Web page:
1872 – Buffalo Bill is in his first Wild West show

William Frederick “Buffalo Bill” Cody didn’t start at the top of his profession. He worked his way up through the ranks, mostly by having a better head for business and marketing than anyone in his way. When Cody first trod the boards in Ned Buntline’s Wild West show “Scouts of the Prairie” in Chicago, it’s unlikely anyone realised where it would lead to.

Cody would become a divisive figure, outspoken in his accusations that it was the broken promises of successive US governments that led to trouble with the Indians, that women should receive equal pay to men, and that hunting was a barbaric sport. He would also become one of the great celebrities of his age, as would many members of his show, including Annie Oakley, Wild Bill Hickok, Tom Mix and Will Rogers.

It would be ten years before Cody would found his own Wild West show, and in so doing, become the name best known in all of history for Wild West shows. On that winter’s night in the Windy City, 1872, Cody was probably just glad to have the work.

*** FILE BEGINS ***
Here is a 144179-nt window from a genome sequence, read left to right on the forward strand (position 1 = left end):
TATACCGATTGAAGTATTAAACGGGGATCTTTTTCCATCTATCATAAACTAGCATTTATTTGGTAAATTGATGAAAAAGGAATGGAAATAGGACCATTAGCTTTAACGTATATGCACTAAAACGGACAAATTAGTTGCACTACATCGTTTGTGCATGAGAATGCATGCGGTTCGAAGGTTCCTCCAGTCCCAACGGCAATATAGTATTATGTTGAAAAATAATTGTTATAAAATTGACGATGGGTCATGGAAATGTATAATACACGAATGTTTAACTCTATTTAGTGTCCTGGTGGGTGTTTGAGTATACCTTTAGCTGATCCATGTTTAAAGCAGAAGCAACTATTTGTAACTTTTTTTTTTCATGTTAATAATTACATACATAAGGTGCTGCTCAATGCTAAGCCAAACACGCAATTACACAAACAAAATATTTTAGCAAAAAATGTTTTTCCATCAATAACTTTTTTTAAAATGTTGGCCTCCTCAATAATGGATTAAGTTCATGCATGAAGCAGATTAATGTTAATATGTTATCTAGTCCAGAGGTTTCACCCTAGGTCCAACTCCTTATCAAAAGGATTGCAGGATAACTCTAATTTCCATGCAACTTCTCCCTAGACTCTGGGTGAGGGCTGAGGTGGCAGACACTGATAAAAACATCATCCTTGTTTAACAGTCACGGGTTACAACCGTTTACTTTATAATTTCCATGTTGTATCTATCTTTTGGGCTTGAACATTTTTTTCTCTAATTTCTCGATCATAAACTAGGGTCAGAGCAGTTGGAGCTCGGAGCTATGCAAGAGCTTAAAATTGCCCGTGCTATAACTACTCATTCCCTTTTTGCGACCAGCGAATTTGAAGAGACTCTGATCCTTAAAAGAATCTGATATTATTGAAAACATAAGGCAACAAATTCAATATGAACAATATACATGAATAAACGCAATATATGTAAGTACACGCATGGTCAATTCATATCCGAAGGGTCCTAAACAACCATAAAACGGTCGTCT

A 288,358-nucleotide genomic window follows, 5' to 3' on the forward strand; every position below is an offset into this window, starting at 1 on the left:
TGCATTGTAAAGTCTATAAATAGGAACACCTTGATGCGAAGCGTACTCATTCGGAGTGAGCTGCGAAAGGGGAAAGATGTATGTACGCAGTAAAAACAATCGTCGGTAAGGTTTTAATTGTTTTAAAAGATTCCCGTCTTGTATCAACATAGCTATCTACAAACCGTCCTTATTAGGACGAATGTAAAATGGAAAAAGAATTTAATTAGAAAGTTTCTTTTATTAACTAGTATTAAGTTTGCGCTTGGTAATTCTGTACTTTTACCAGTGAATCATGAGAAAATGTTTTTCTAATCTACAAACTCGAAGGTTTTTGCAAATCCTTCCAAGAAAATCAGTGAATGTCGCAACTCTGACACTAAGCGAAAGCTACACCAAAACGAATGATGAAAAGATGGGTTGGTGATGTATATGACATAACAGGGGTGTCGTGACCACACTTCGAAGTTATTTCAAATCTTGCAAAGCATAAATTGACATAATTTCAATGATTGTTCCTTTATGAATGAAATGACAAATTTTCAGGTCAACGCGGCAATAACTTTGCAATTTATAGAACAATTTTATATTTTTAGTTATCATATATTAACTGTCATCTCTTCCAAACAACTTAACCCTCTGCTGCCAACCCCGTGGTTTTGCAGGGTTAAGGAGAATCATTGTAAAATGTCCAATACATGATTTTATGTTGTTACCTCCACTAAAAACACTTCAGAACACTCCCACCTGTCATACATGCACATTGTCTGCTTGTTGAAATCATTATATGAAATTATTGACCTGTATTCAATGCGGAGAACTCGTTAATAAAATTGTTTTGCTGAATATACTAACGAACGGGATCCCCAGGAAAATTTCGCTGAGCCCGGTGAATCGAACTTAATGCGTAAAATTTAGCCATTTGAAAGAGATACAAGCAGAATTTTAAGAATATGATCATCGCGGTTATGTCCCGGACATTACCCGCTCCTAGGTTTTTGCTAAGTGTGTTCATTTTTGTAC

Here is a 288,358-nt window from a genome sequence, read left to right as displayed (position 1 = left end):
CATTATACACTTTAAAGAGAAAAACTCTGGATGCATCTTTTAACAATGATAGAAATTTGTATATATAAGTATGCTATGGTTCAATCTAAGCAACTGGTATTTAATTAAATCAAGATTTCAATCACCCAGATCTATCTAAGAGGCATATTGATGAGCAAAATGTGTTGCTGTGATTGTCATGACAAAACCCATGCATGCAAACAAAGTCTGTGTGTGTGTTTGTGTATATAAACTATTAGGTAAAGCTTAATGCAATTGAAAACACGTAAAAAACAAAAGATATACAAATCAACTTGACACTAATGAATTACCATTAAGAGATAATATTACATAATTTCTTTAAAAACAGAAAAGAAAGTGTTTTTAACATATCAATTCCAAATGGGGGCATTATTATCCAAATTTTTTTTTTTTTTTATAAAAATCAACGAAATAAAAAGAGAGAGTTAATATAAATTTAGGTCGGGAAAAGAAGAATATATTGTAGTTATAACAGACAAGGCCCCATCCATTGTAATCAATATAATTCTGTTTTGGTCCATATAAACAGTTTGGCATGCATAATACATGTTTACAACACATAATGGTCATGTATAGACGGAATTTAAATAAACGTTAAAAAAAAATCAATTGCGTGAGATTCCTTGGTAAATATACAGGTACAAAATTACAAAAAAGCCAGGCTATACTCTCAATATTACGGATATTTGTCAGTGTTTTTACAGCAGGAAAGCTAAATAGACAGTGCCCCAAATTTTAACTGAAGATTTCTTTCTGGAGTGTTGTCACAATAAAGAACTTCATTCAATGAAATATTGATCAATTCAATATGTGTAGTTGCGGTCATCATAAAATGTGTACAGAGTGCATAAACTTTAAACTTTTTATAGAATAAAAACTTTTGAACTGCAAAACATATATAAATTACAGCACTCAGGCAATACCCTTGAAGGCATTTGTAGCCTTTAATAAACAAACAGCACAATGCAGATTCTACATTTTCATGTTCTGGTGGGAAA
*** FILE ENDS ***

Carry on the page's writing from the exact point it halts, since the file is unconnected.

Referenced in:

Lydia the Tattooed Lady – Groucho Marx

1770 — Ludwig van Beethoven born

Generally acknowledged to be one of the greatest, if not the greatest, of the classical composers, Ludwig van Beethoven was born in Bonn, in what is now Germany. However, most of his early creative life was spent in Vienna, where he studied music under the tutelage of Joseph Haydn. Exposed to works by other composers of Vienna (notably Mozart and Bach), Beethoven nonetheless developed his own distinctive style.

At the age of 26, Beethoven began to develop tinnitus, an affliction which would slowly rob him of his hearing entirely. Undaunted, he continued to compose, play and conduct music, and many of his greatest works were written at a time when he was either partially or completely deaf.

The date given here for his birth is actually that of his baptism – no conclusive record exists of his actual birth date, although it is unlikely to have been more than a week or so earlier.

Referenced in:

Green Onions — The Blues Brothers